The Eels Song from The Mighty Boosh includes an emotive verse that goes: “Eels up inside ya, finding an entrance where they can.” The ditty appears to apply to one species above all others: the snubnosed eel (or pugnose eel, Simenchelys parasiticus), which has been found in all sorts of places, including the hearts of sharks.
A particularly harrowing account of the heart-burrowing antics of snubnosed eels was published in the journal Environmental Biology of Fishes in 1997. It describes the dissection of a 395-kilogram (871 pounds) shortfin mako shark that was investigated in 1992. Like some sort of grisly Kinder surprise, the researchers were amazed to find the deceased but otherwise healthy carcasses of two snubnosed eels. After a little bit of dissection Inception, an analysis of the eels’ stomach contents revealed they had survived long enough inside the mako’s heart to ingest some blood.
A similar observation was made in a 2008 study that was also published in the journal Environmental Biology of Fishes. In this instance, a snubnosed eel was found to have made its way into the heart of a small-tooth sand tiger shark. They say butterflies in your stomach is a sign of nerves, anyone know what eels in your heart represent?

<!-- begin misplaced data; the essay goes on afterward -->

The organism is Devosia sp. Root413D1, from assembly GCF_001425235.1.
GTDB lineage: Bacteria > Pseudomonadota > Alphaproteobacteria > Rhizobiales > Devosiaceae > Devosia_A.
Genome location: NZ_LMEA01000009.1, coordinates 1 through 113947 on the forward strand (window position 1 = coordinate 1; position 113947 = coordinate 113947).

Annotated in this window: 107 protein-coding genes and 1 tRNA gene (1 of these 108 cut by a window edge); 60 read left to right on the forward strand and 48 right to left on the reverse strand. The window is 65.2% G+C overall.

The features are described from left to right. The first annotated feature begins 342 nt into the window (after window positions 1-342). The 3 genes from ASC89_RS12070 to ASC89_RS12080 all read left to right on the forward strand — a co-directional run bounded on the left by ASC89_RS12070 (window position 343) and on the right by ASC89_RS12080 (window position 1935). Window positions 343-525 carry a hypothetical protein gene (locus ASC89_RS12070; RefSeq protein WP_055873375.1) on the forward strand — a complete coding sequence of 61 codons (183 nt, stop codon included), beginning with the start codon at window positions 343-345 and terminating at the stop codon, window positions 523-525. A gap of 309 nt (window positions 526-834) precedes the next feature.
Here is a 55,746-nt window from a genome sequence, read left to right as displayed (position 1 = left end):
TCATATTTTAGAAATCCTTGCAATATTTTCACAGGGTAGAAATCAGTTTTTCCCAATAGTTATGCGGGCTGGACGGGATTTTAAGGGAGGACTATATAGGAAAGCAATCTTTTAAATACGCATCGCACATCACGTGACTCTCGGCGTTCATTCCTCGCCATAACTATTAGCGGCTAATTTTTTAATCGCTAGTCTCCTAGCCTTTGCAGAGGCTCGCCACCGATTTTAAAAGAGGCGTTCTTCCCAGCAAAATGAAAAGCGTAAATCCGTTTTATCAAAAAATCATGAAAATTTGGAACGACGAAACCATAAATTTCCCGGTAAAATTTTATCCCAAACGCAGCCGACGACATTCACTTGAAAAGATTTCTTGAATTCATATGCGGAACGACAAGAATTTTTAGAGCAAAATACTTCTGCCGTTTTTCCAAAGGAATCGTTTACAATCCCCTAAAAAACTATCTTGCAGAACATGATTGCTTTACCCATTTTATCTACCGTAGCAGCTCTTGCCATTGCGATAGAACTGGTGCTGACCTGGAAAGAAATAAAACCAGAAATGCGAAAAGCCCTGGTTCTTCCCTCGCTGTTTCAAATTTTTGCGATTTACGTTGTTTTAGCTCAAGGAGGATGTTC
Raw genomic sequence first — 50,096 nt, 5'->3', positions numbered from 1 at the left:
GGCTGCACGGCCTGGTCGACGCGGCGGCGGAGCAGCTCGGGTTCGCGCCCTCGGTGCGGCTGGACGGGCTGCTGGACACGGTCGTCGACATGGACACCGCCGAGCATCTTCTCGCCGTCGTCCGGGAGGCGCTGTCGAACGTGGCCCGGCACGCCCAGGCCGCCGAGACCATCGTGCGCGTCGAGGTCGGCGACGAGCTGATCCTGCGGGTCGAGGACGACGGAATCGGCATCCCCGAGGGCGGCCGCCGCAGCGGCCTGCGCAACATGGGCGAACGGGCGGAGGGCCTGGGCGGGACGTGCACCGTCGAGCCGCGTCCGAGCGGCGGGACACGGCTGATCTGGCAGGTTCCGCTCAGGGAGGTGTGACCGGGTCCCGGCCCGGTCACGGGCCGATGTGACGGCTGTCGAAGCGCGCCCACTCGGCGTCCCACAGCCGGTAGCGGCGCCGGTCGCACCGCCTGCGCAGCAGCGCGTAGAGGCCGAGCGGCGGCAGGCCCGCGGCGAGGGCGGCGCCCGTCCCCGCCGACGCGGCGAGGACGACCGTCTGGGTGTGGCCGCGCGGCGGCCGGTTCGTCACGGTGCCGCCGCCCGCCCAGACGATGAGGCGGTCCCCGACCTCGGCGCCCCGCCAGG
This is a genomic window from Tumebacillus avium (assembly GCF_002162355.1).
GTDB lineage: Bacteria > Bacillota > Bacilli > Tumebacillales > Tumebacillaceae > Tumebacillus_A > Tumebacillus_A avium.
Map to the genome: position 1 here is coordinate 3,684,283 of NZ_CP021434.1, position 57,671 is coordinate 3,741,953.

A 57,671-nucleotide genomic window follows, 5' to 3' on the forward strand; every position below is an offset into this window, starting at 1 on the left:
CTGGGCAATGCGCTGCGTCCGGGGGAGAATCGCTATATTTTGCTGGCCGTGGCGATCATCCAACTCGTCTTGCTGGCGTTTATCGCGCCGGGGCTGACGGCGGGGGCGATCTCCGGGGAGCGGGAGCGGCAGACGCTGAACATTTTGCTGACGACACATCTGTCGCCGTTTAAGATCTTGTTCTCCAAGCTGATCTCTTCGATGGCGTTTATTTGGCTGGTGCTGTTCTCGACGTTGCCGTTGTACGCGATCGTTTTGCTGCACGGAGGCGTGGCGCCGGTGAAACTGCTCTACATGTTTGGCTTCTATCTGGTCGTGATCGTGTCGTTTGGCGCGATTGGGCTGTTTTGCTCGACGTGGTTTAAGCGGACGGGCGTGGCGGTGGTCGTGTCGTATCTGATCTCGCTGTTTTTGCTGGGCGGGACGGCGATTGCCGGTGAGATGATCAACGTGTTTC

Exactly how the eels made it into the sharks' hearts wasn’t obvious, though some eels have been found to burrow through the body of their attacker to attempt escape after entering the stomach still alive. This is seen among snake eels, also (appropriately) known as burrowing eels, whose mummified remains were found inside the body cavities of 11 different species of predatory fish. These animals are characterized by a hard tip to their tail that they used to rapidly reverse and carve through the seabed. This same tail allows them to burst out of the stomachs of fish that eat them, only to end up getting stuck elsewhere in the body cavity.
As part of #EelOrNoEel, a trending challenge among Fish Twitter, Alabama Museum of Natural History director and #TeamFish enthusiast John P Friel wrote of the "true eels", “Juveniles [snubnosed eels] feed on copepods and amphipods while adults appear to be scavengers, using their powerful jaws to tear away chunks of flesh from carcasses. They can also be 'facultative parasites' that opportunistically enter sick and dying fishes.”
Snubnosed eels are thought to feed in a manner comparable to cookie cutter sharks, as they bite off circular plugs of flesh and twist their body at high speed to break it off from the dead animal, as can be seen in the above Tweet.